Source: Irish Independent Tue Oct 30th, 2018.
Source: Irish Independent Tue Oct 30th, 2018.
Source: The Sun
Date: 26th July 2018
Michelle Whelton hurled abuse at a woman in the street after her boyfriend moved in and they started making a lot of noise in Haverfordwest
Whelton was arrested and claimed her family had been disturbed by the woman have noisy sex in the flat next door.
A mum threatened a female neighbour after being enraged by her having “noisy sex”, a court heard.
Michelle Whelton, 49, hurled abuse at the woman as she left her home – and telling her: “Go and have sex in a field.”
Horrified neighbours and children watched as Whelton threatened that she would get a “good kicking.”
Whelton was arrested and claimed her family had been disturbed by the woman having noisy sex in a nearby flat.
Prosecutor Vaughan Pritchard-Jones said: “She told police that when the woman has sex with her boyfriend she screams and makes a lot of noise.”
A court heard the victim moved house following the incident on February 21 after falling pregnant.
The row was sparked when the victim put in a noise complaint against Whelton for playing music late at night.
But furious Whelton got drunk and flew into a rage in the street at 6pm in Haverfordwest, Pembrokeshire.
Mr Pritchard-Jones said: “It appears that Miss Whelton was drunk and she continued to be abusive.”
A victim impact statement said the mum was afraid to stay in her own home.
The mum said: “All I did was put in a noise complaint to the council and now I’m being punished for it.
“She has no idea of the impact of her behaviour.”
Defending Mike Kelleher said it was the culmination of “months of neighbourhood problems.”
The cost of building apartments has dropped by as much as 15 per cent because of recent changes to construction regulations, the Government has claimed.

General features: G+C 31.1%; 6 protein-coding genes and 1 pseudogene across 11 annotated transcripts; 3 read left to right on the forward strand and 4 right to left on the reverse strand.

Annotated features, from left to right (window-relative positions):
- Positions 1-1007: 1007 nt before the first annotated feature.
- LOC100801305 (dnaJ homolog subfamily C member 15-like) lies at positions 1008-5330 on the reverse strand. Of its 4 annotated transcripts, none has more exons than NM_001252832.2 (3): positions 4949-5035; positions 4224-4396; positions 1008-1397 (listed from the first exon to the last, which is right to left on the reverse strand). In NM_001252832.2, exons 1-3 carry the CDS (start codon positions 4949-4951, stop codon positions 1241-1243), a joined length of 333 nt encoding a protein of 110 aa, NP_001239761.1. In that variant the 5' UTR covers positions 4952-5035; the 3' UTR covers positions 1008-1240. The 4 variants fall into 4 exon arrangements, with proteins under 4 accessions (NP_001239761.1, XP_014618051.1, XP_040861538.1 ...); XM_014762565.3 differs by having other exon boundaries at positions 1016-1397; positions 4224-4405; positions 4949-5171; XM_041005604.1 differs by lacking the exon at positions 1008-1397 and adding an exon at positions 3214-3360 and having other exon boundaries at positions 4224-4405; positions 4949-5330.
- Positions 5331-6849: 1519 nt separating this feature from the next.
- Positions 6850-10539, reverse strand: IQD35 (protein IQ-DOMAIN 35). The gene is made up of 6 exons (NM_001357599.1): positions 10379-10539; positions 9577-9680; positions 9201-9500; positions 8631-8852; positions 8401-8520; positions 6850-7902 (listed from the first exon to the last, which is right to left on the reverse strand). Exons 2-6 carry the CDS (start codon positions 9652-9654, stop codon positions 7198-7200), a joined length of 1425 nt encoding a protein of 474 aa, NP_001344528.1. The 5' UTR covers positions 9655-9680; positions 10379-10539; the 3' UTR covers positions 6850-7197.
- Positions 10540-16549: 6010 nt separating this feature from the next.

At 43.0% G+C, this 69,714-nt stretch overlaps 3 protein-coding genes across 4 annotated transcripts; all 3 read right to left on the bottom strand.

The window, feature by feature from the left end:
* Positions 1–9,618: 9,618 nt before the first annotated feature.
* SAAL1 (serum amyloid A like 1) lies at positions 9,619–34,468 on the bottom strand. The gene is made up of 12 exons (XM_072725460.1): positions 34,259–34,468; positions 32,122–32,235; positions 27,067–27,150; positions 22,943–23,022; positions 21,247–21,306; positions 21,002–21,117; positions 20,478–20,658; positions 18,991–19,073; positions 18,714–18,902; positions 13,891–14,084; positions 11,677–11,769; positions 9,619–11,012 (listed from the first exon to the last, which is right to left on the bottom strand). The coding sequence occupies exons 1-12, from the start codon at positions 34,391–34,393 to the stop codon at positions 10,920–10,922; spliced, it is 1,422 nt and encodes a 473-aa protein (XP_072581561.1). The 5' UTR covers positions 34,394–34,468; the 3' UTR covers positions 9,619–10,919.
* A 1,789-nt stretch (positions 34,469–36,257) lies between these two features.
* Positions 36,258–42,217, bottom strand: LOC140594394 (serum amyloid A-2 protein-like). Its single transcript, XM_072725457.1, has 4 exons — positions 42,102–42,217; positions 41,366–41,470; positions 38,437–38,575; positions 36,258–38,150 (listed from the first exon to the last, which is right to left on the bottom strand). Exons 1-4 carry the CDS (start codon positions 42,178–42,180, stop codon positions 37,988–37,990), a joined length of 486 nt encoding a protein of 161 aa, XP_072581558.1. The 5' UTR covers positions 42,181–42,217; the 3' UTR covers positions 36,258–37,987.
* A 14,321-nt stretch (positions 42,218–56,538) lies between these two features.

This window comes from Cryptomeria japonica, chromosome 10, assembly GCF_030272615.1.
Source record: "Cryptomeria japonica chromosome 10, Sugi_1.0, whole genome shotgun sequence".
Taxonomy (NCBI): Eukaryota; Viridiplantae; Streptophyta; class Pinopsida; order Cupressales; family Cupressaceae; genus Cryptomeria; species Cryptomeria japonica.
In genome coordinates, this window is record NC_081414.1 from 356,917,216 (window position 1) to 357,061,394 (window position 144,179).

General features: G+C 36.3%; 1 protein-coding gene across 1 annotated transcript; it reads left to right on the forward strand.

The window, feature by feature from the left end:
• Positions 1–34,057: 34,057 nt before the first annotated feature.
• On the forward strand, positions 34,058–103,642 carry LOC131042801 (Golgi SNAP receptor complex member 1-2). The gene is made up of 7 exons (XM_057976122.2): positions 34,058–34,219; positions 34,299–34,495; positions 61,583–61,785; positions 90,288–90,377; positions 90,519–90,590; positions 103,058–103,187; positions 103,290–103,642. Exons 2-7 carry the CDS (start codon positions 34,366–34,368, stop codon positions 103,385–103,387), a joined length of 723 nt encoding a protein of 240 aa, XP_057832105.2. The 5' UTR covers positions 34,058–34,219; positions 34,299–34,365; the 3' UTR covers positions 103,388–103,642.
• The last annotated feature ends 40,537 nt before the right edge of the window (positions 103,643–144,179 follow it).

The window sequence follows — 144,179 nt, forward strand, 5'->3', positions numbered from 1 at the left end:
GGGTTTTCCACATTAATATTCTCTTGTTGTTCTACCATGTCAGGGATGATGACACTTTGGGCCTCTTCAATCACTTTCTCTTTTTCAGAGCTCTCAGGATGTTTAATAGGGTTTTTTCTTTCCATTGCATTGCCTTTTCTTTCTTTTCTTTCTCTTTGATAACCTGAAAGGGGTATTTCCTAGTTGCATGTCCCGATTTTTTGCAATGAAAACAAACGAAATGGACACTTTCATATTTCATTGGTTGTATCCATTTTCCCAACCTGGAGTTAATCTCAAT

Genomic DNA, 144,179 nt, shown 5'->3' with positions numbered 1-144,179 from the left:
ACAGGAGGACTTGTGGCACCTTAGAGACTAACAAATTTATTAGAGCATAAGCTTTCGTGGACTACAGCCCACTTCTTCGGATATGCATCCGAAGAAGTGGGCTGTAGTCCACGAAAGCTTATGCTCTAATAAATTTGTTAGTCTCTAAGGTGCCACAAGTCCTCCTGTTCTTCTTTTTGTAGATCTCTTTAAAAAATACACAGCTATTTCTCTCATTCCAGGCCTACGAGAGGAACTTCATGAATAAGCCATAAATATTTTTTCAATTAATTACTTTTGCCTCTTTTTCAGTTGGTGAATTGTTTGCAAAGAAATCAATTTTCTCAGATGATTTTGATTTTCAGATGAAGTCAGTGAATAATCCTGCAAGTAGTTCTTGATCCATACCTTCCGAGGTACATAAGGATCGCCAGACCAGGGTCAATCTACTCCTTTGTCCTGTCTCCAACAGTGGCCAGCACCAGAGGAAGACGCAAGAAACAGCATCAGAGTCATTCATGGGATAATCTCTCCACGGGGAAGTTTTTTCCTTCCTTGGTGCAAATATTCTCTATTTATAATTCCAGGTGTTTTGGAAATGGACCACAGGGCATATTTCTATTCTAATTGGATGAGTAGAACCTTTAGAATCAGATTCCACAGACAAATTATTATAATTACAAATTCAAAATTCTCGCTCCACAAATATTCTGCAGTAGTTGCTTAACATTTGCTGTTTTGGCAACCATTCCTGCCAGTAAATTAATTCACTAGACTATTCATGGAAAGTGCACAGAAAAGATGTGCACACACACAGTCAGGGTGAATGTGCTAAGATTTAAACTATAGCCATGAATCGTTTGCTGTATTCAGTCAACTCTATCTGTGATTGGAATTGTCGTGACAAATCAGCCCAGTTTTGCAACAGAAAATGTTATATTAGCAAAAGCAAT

Minister for Housing Eoghan Murphy claims that policy changes he introduced to minimum apartment standards have led to a significant drop in the cost to builders.
The amendments to the regulations included reducing the number of lifts and car parking spaces needed in apartment blocks, as well as changing rules that ensured apartments were dual aspect.
Mr Murphy released three related internal reports on the issue last night. The first report, conducted early last year, found that it was “extremely challenging” for builders to construct apartments in urban centres in particular. Suburban housing developments were found to be “marginally viable”.
The calculations were based on houses and apartments priced on an “affordability range” of between €240,000 and €320,000.
This, the report carried out by the Department of Housing argued, was due a number of factors, such as the number of car parking spaces needed.
The report says six-storey buildings are “optimal” from a cost point of view because higher buildings would come with greater structural and fire and safety requirements.
The report supports the need for a higher number of one- and two-bed apartments in developments. However, the need for recreation space above 10 per cent of the total site in suburban estates is questioned.
The cost of building report also deals with a number of mooted policy changes, such as a reduction in the level of VAT for construction. This is rejected because it will “likely only result in further increases in land prices”.
A follow on report – albeit much shorter in its analysis and conclusions – assessed the impact of the subsequent changes to the building regulations.
It based its assessments on the cost of a six-storey apartment in Dublin 8. A new layout was designed in line with new regulations, including smaller apartments. It led to an increased number of apartments – from a theoretical 252 to 285 – in the block when compared with older rules.
“In terms of the construction cost comparison exercise, the two major factors considered were a more efficient layout and the design flexibility around car parking provision,” it says.
This led to an overall cost reduction of 13-15 per cent, which it says “translates to a construction cost saving per unit” of between 23 per cent and 25 per cent.
An other report released by Mr Murphy last night states that construction costs in Ireland are broadly in line with those in the UK, Germany, the Netherlands and France.
“However, in the Netherlands, costs are of the order of 18 per cent less than in Ireland and are also notably lower than in the UK, Germany and France,” it says.
“The information we have obtained from the Netherlands suggests that there are a number of factors which may play a part in achieving lower residential construction costs including the types of houses and apartments built; the level of control and intervention by municipalities; and the high proportion of residential developments undertaken by housing associations.”
Source: Irish Times